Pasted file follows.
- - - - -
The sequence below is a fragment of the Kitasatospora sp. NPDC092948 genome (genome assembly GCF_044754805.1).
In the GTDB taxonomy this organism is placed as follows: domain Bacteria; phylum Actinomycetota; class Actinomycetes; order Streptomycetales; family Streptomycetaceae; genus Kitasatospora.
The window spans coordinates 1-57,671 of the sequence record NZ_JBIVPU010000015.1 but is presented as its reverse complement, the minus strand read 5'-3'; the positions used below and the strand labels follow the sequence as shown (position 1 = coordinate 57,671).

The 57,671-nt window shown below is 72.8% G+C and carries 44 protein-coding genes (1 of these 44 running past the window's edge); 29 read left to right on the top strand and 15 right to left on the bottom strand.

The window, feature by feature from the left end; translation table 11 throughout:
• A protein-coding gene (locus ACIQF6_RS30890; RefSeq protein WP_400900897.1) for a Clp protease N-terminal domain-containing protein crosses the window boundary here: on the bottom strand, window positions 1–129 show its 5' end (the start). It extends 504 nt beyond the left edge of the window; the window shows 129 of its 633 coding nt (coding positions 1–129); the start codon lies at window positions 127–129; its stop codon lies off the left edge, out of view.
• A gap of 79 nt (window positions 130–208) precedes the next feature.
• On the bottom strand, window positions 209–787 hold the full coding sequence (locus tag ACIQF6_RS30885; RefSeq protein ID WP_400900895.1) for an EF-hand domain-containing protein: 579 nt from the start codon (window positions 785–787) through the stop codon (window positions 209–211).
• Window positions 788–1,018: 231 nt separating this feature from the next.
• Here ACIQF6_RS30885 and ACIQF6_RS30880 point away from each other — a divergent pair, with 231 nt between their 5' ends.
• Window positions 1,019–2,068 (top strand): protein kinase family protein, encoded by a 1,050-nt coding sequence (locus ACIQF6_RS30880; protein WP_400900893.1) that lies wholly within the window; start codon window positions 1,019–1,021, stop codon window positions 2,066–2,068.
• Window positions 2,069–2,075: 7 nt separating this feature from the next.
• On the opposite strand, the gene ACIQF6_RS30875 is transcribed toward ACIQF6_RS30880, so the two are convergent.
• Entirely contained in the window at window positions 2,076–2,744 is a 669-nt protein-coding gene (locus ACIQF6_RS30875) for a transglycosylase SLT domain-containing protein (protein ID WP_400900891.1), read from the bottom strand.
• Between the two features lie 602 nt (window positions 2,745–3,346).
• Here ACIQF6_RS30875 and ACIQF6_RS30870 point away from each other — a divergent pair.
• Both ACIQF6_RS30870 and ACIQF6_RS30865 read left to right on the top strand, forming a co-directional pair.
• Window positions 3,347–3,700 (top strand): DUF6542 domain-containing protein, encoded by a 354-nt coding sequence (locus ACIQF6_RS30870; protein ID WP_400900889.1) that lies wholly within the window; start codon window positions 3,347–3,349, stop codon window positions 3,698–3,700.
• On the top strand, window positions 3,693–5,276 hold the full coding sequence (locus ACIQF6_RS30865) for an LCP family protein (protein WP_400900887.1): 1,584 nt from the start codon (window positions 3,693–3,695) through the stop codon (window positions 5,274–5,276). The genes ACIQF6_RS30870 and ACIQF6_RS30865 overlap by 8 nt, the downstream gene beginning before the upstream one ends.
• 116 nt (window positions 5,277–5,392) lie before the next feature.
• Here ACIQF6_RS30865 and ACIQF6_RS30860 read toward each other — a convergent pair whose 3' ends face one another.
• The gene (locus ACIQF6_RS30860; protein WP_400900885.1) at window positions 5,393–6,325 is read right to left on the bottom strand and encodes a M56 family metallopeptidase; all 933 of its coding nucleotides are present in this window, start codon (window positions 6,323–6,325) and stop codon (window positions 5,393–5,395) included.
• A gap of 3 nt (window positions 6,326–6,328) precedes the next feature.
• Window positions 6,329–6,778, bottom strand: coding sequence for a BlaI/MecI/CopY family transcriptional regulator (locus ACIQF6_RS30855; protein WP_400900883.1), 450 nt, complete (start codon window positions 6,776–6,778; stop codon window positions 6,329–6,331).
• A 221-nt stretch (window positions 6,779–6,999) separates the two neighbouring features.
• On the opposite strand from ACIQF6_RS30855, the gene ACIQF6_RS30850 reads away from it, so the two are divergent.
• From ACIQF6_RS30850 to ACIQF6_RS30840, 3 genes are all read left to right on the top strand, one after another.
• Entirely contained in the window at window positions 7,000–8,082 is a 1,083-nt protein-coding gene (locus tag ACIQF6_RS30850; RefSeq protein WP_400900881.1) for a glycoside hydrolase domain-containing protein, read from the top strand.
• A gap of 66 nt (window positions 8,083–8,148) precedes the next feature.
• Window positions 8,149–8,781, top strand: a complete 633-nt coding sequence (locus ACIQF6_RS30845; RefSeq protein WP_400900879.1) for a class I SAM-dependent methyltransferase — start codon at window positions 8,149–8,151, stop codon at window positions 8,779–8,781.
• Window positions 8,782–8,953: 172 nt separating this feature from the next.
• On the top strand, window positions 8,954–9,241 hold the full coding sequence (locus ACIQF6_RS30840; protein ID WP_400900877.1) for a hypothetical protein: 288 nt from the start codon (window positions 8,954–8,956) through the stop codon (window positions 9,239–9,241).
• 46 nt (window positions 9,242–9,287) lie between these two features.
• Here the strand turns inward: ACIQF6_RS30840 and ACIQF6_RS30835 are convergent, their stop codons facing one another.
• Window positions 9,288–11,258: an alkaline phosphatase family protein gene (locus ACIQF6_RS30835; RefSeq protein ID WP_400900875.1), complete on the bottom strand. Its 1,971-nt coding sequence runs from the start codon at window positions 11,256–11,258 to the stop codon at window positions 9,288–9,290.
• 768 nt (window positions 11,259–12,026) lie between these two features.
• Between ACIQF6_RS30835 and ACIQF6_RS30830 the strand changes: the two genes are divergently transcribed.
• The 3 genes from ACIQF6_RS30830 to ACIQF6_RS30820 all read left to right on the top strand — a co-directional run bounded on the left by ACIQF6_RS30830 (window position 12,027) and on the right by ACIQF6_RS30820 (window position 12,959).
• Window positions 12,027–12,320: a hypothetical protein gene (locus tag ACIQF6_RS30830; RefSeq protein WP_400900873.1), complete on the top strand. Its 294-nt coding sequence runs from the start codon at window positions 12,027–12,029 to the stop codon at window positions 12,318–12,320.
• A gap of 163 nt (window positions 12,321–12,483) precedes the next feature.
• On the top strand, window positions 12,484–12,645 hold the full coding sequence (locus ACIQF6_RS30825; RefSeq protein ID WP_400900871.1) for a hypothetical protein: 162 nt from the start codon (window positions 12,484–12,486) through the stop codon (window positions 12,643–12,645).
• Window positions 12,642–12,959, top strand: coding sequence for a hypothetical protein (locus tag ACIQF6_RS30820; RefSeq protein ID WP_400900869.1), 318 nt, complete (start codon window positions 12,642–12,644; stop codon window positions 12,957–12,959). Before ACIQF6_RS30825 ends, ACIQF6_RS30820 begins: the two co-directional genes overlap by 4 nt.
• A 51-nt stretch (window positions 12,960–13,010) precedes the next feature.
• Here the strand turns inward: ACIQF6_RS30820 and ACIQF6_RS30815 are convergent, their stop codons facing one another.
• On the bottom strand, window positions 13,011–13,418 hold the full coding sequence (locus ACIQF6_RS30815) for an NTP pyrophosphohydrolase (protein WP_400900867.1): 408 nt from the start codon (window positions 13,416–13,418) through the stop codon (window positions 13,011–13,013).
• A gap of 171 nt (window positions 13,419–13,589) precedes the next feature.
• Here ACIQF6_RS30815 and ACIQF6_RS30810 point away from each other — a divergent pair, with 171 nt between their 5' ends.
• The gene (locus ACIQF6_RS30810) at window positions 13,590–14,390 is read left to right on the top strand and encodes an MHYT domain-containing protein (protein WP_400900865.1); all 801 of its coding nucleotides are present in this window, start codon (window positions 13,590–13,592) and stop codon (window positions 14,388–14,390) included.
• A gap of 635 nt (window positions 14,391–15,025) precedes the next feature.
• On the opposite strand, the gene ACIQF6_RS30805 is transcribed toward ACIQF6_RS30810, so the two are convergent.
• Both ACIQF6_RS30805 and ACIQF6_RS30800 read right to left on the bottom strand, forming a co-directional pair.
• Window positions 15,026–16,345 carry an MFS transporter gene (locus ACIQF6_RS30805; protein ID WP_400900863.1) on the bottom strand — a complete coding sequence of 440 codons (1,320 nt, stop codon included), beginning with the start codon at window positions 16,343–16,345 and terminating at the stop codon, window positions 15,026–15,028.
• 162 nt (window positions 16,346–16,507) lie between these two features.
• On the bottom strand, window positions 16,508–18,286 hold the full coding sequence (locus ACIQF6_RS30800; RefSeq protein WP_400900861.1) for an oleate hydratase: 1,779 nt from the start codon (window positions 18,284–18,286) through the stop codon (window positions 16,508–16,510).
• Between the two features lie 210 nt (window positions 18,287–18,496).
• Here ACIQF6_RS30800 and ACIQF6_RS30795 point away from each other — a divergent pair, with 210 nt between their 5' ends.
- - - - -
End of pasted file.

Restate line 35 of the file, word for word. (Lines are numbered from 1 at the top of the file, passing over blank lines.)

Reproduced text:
• Window positions 9,288–11,258: an alkaline phosphatase family protein gene (locus ACIQF6_RS30835; RefSeq protein ID WP_400900875.1), complete on the bottom strand. Its 1,971-nt coding sequence runs from the start codon at window positions 11,256–11,258 to the stop codon at window positions 9,288–9,290.